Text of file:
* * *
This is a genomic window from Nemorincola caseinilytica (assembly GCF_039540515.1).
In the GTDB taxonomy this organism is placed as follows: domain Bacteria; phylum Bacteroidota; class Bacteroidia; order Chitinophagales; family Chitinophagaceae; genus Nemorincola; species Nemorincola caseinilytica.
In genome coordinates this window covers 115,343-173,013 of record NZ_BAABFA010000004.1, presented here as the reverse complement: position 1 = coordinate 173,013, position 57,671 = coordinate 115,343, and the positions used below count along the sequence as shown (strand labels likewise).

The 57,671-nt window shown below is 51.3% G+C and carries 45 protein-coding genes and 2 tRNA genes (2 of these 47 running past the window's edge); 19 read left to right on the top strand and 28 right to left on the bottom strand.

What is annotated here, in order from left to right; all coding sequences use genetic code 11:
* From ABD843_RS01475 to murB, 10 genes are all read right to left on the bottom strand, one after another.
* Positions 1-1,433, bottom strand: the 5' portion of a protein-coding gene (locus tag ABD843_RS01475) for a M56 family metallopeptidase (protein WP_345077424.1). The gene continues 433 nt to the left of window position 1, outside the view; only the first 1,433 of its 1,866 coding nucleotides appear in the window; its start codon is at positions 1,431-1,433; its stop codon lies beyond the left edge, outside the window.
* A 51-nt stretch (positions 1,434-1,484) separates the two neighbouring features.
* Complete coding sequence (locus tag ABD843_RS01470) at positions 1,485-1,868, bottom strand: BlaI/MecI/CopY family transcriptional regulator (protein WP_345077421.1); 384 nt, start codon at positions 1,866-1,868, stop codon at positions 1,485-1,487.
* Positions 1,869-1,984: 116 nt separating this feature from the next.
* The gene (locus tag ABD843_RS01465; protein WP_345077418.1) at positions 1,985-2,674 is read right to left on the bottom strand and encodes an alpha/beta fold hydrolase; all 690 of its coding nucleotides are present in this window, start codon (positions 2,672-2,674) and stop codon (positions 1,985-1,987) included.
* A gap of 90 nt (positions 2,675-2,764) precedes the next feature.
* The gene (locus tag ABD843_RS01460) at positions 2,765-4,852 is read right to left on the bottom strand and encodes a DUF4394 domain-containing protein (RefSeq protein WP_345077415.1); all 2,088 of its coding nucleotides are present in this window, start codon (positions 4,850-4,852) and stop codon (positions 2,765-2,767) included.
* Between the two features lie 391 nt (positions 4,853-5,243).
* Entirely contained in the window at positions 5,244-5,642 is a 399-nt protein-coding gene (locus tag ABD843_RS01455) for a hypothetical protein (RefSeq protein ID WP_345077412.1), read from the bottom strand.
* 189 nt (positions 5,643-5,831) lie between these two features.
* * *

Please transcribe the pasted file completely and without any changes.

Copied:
This is a genomic window from Nemorincola caseinilytica (assembly GCF_039540515.1).
In the GTDB taxonomy this organism is placed as follows: domain Bacteria; phylum Bacteroidota; class Bacteroidia; order Chitinophagales; family Chitinophagaceae; genus Nemorincola; species Nemorincola caseinilytica.
In genome coordinates this window covers 115,343-173,013 of record NZ_BAABFA010000004.1, presented here as the reverse complement: position 1 = coordinate 173,013, position 57,671 = coordinate 115,343, and the positions used below count along the sequence as shown (strand labels likewise).

The 57,671-nt window shown below is 51.3% G+C and carries 45 protein-coding genes and 2 tRNA genes (2 of these 47 running past the window's edge); 19 read left to right on the top strand and 28 right to left on the bottom strand.

What is annotated here, in order from left to right; all coding sequences use genetic code 11:
* From ABD843_RS01475 to murB, 10 genes are all read right to left on the bottom strand, one after another.
* Positions 1-1,433, bottom strand: the 5' portion of a protein-coding gene (locus tag ABD843_RS01475) for a M56 family metallopeptidase (protein WP_345077424.1). The gene continues 433 nt to the left of window position 1, outside the view; only the first 1,433 of its 1,866 coding nucleotides appear in the window; its start codon is at positions 1,431-1,433; its stop codon lies beyond the left edge, outside the window.
* A 51-nt stretch (positions 1,434-1,484) separates the two neighbouring features.
* Complete coding sequence (locus tag ABD843_RS01470) at positions 1,485-1,868, bottom strand: BlaI/MecI/CopY family transcriptional regulator (protein WP_345077421.1); 384 nt, start codon at positions 1,866-1,868, stop codon at positions 1,485-1,487.
* Positions 1,869-1,984: 116 nt separating this feature from the next.
* The gene (locus tag ABD843_RS01465; protein WP_345077418.1) at positions 1,985-2,674 is read right to left on the bottom strand and encodes an alpha/beta fold hydrolase; all 690 of its coding nucleotides are present in this window, start codon (positions 2,672-2,674) and stop codon (positions 1,985-1,987) included.
* A gap of 90 nt (positions 2,675-2,764) precedes the next feature.
* The gene (locus tag ABD843_RS01460) at positions 2,765-4,852 is read right to left on the bottom strand and encodes a DUF4394 domain-containing protein (RefSeq protein WP_345077415.1); all 2,088 of its coding nucleotides are present in this window, start codon (positions 4,850-4,852) and stop codon (positions 2,765-2,767) included.
* Between the two features lie 391 nt (positions 4,853-5,243).
* Entirely contained in the window at positions 5,244-5,642 is a 399-nt protein-coding gene (locus tag ABD843_RS01455) for a hypothetical protein (RefSeq protein ID WP_345077412.1), read from the bottom strand.
* 189 nt (positions 5,643-5,831) lie between these two features.